Reed opens a recent collection of writing, Going Too Far: Essays about America’s Nervous Breakdown, with two sentences that fundamentally establish his place in the history of black writing since the 1960s:
When they tell me “don’t go there” that’s my signal to navigate the forbidden topics of American life.  Just as the ex-slaves were able to challenge the prevailing attitudes about race in the United States after arriving in Canada, I am able to argue from Quebec against ordained opinion that paints the United States as a place where the old sins of racism have been vanquished and that those who insist that much work remains to be done are involved in “Old Fights,” as one of my young critics, John McWhorter, claims in articles in Commentary and The New Republic, where I am dismissed as an out of touch “fading anachronism.” (11)
Reed is not an anachronism.  He is a writer who provokes us into seeing what multiculturalism might be in the United States and why it is so often attacked
Reed’s evolving theory began with his assaults on restrictive monoculturalism associated with the Black Arts Movement of the 1960s. In his December 1969 introduction for 19 Necromancers From Now, Reed proclaimed
Perhaps at the roots of American art is a rivalry between the oppressor and the oppressed, with a secret understanding that the oppressor shall always prevail and make off with the prizes, no matter how inferior his art to that of his victims.  Art in America may even be related to sexual competition.  In the beginning was The Word and The Word is the domain of White patriarchy.  Beware.  Women and natives are not to tamper with The Word. (xix)
After much autobiographical testimony about America, Reed admitted that he “omitted White writers.” Having examined “the many exclusionary American anthologies that flood the market, I somehow feel that they will get by” (xxiii). With a slip of contradiction, he wrote “Indian People, Black People, White People, Chinese People, and Blue People unravel their experiences through its [the anthology’s] pages” (xxiv).  At this stage of theory-making, Reed was himself exclusionary.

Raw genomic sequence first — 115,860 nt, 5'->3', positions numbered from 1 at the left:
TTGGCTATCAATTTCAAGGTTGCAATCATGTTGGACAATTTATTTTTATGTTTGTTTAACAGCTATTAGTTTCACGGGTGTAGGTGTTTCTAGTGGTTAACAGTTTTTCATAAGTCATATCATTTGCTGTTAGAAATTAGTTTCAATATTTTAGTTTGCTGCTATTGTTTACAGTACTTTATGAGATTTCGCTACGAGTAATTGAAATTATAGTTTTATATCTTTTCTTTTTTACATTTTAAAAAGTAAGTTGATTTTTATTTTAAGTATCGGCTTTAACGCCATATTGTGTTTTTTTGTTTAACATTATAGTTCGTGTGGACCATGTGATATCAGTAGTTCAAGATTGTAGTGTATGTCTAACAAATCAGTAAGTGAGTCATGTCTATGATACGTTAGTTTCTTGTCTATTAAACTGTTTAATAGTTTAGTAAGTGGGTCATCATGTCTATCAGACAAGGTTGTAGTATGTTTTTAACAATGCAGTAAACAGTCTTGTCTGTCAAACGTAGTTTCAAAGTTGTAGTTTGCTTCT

He was feeling his way into multiculturalism.  By January 22, 1978, the date of his preface to Calafia: The California Poetry, he had arrived at a more mature idea of multiculturalism and how to represent it.  He provides a quite “breezy” historical account of California as “the home of the multi-cultures,” the physically and linguistically different indigenous peoples, the Spanish, the Mexicans, the blacks and, since the 1840s, Asian immigrants. To reflect all this mixing, tense state of difference, and cross-fertilization in poetry, Reed brought “together the poetry of different California cultures under one roof” without segregating “those cultures according to ‘race,’ ‘nation,’ or chronology. The erasing of categories makes it appear that poetry, in the words of Simon Ortiz, is “an all-inclusive singular event and idea throughout time” (xlii).  I suspect Ishmael Reed was imitating the nineteenth-century practice of authenticating slave narratives with letters and testimonials.  Thus, Calafia has “authenticating” introductions by Bob Callahan, Victor Hernandez Cruz, Simon Ortiz, Shawn Hsu Wong, Wakako Yamauchi, and Al Young.  Their words give multiethnic credibility to the multicultural enterprise.